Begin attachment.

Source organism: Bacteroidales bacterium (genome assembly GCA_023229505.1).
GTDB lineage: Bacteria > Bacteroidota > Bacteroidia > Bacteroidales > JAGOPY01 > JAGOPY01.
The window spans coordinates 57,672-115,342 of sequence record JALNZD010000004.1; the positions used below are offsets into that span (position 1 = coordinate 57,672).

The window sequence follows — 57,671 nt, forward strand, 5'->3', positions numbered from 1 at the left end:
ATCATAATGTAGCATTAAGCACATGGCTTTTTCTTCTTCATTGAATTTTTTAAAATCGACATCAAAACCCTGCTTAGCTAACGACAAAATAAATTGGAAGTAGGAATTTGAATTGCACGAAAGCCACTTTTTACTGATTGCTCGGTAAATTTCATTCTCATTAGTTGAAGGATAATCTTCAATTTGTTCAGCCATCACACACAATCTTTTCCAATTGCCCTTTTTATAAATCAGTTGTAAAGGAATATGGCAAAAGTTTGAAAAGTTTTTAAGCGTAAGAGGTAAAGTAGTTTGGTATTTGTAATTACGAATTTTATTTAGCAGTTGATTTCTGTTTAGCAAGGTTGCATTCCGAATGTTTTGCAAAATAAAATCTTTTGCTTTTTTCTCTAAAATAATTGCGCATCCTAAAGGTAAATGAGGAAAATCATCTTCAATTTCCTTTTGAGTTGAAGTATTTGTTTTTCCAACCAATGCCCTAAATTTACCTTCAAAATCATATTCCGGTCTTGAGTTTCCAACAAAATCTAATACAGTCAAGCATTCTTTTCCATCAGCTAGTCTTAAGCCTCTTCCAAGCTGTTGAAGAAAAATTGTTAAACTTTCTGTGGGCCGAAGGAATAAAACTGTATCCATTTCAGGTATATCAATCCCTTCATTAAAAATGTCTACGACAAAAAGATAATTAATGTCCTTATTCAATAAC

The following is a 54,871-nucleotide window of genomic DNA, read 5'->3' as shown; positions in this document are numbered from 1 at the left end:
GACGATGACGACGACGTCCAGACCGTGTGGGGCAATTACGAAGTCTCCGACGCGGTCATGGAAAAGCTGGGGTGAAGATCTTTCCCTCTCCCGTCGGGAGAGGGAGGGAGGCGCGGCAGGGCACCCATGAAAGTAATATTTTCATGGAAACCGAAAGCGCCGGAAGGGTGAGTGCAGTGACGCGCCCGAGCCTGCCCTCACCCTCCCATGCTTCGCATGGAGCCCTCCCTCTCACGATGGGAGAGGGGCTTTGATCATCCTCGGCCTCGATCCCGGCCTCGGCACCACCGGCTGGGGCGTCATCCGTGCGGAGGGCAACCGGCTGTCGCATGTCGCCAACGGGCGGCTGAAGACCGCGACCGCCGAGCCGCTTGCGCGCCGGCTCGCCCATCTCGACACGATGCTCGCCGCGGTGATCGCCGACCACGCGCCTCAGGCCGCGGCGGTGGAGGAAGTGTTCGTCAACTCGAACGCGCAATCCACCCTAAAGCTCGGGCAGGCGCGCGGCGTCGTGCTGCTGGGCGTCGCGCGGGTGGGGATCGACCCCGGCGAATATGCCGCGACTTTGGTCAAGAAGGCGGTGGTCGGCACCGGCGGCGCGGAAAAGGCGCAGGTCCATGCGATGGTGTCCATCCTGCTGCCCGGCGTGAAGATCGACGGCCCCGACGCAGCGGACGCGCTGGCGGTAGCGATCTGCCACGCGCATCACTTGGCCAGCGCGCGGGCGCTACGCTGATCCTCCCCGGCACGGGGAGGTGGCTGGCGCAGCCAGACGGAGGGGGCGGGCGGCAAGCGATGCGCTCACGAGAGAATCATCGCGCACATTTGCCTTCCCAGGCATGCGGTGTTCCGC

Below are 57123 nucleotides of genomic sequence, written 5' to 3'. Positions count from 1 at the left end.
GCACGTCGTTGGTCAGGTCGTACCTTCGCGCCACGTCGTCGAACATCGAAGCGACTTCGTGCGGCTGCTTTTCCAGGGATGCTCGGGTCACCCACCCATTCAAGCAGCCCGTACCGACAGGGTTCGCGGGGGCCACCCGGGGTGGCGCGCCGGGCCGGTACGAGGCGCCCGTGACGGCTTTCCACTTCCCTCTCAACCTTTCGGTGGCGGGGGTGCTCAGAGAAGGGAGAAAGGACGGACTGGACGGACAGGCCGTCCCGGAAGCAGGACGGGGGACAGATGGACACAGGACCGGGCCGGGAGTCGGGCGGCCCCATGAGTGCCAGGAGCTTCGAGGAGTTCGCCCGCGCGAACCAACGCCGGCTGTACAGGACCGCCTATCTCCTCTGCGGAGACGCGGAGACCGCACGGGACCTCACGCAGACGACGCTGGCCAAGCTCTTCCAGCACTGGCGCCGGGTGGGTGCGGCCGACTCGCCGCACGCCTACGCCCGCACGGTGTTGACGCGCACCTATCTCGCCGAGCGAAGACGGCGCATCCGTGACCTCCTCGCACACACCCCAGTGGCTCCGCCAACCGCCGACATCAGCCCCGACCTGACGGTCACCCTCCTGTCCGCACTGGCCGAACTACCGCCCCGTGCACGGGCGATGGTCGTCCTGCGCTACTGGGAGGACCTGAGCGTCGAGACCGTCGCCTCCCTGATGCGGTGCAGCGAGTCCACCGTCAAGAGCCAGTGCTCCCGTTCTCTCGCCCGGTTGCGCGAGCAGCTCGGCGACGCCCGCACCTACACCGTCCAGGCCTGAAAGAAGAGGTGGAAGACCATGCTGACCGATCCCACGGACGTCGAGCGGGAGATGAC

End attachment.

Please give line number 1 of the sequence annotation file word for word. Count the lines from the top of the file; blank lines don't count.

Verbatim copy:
Source organism: Bacteroidales bacterium (genome assembly GCA_023229505.1).